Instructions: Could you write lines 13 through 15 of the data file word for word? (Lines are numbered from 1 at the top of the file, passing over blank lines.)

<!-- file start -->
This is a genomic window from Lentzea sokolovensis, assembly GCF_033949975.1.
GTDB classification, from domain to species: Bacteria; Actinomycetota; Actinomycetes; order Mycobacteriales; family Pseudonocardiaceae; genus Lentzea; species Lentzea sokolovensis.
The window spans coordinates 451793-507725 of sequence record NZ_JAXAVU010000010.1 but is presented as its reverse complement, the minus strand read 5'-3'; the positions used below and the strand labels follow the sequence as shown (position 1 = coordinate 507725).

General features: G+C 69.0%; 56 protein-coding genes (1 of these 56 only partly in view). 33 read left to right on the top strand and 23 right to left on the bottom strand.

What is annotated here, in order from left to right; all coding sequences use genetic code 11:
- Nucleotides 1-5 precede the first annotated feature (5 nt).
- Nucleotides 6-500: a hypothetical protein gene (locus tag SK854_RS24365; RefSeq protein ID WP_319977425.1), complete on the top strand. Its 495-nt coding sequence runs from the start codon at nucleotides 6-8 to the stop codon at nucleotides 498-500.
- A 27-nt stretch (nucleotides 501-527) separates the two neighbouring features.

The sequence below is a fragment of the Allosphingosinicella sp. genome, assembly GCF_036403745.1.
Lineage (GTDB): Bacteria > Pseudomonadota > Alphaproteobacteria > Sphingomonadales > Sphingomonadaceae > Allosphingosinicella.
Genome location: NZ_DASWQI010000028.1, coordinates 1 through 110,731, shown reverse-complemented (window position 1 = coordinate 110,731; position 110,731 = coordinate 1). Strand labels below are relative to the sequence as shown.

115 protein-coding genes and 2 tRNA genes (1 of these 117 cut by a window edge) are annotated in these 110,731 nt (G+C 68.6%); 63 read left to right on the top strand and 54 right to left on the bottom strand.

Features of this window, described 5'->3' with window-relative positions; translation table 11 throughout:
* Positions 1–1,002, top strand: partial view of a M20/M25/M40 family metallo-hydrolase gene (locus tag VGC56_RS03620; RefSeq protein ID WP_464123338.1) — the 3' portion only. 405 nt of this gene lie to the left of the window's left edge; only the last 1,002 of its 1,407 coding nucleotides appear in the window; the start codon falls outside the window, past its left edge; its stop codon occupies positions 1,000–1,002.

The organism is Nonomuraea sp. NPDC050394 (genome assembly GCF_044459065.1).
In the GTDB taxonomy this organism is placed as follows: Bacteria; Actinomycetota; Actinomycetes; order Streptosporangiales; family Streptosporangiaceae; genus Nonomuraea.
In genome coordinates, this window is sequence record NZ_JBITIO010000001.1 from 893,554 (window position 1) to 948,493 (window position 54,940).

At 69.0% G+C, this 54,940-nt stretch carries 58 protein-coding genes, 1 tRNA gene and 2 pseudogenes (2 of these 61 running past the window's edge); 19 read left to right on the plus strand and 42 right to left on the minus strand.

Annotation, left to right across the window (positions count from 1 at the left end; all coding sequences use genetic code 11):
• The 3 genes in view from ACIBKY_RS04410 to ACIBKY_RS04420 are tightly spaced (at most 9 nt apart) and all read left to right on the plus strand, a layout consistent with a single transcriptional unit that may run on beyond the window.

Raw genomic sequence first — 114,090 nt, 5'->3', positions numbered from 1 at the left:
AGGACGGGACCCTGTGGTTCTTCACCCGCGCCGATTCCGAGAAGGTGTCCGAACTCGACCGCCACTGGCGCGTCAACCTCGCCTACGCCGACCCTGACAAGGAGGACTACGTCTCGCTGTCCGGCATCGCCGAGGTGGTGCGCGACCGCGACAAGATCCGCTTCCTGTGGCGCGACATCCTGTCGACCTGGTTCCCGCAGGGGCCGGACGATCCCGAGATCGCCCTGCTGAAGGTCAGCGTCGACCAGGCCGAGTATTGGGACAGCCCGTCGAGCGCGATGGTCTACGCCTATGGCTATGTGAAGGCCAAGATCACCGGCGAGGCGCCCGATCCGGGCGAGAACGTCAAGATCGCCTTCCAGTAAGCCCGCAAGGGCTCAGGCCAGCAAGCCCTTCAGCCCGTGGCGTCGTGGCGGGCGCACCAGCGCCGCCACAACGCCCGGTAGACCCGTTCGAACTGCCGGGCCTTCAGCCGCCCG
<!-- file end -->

Features of this window, described 5'->3' with window-relative positions; translation table 11 throughout:
* Positions 1–1,002, top strand: partial view of a M20/M25/M40 family metallo-hydrolase gene (locus tag VGC56_RS03620; RefSeq protein ID WP_464123338.1) — the 3' portion only. 405 nt of this gene lie to the left of the window's left edge; only the last 1,002 of its 1,407 coding nucleotides appear in the window; the start codon falls outside the window, past its left edge; its stop codon occupies positions 1,000–1,002.

The organism is Nonomuraea sp. NPDC050394 (genome assembly GCF_044459065.1).